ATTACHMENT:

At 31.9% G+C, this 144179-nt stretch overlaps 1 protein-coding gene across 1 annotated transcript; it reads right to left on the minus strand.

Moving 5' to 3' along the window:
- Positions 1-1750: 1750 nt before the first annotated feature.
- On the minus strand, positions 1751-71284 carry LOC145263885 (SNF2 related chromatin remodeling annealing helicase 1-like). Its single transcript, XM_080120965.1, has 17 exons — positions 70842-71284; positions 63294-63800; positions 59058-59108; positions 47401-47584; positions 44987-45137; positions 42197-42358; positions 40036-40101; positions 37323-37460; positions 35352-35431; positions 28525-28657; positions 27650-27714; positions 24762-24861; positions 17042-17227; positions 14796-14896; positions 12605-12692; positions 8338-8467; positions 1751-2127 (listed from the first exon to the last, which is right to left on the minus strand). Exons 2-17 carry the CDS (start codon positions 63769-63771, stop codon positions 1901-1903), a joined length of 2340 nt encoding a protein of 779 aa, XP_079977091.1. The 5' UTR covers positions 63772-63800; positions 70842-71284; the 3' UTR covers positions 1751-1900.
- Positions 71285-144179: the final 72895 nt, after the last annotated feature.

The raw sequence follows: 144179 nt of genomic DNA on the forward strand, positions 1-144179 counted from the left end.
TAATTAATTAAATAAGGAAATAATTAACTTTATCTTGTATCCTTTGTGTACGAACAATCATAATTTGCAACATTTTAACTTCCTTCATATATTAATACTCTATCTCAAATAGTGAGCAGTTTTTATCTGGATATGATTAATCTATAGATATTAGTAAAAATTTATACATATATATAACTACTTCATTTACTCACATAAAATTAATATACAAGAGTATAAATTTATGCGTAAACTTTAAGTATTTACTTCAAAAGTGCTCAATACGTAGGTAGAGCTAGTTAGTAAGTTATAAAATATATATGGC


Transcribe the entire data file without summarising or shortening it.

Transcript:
At 31.9% G+C, this 144179-nt stretch overlaps 1 protein-coding gene across 1 annotated transcript; it reads right to left on the minus strand.

Moving 5' to 3' along the window:
- Positions 1-1750: 1750 nt before the first annotated feature.
- On the minus strand, positions 1751-71284 carry LOC145263885 (SNF2 related chromatin remodeling annealing helicase 1-like). Its single transcript, XM_080120965.1, has 17 exons — positions 70842-71284; positions 63294-63800; positions 59058-59108; positions 47401-47584; positions 44987-45137; positions 42197-42358; positions 40036-40101; positions 37323-37460; positions 35352-35431; positions 28525-28657; positions 27650-27714; positions 24762-24861; positions 17042-17227; positions 14796-14896; positions 12605-12692; positions 8338-8467; positions 1751-2127 (listed from the first exon to the last, which is right to left on the minus strand). Exons 2-17 carry the CDS (start codon positions 63769-63771, stop codon positions 1901-1903), a joined length of 2340 nt encoding a protein of 779 aa, XP_079977091.1. The 5' UTR covers positions 63772-63800; positions 70842-71284; the 3' UTR covers positions 1751-1900.
- Positions 71285-144179: the final 72895 nt, after the last annotated feature.

The raw sequence follows: 144179 nt of genomic DNA on the forward strand, positions 1-144179 counted from the left end.
TAATTAATTAAATAAGGAAATAATTAACTTTATCTTGTATCCTTTGTGTACGAACAATCATAATTTGCAACATTTTAACTTCCTTCATATATTAATACTCTATCTCAAATAGTGAGCAGTTTTTATCTGGATATGATTAATCTATAGATATTAGTAAAAATTTATACATATATATAACTACTTCATTTACTCACATAAAATTAATATACAAGAGTATAAATTTATGCGTAAACTTTAAGTATTTACTTCAAAAGTGCTCAATACGTAGGTAGAGCTAGTTAGTAAGTTATAAAATATATATGGC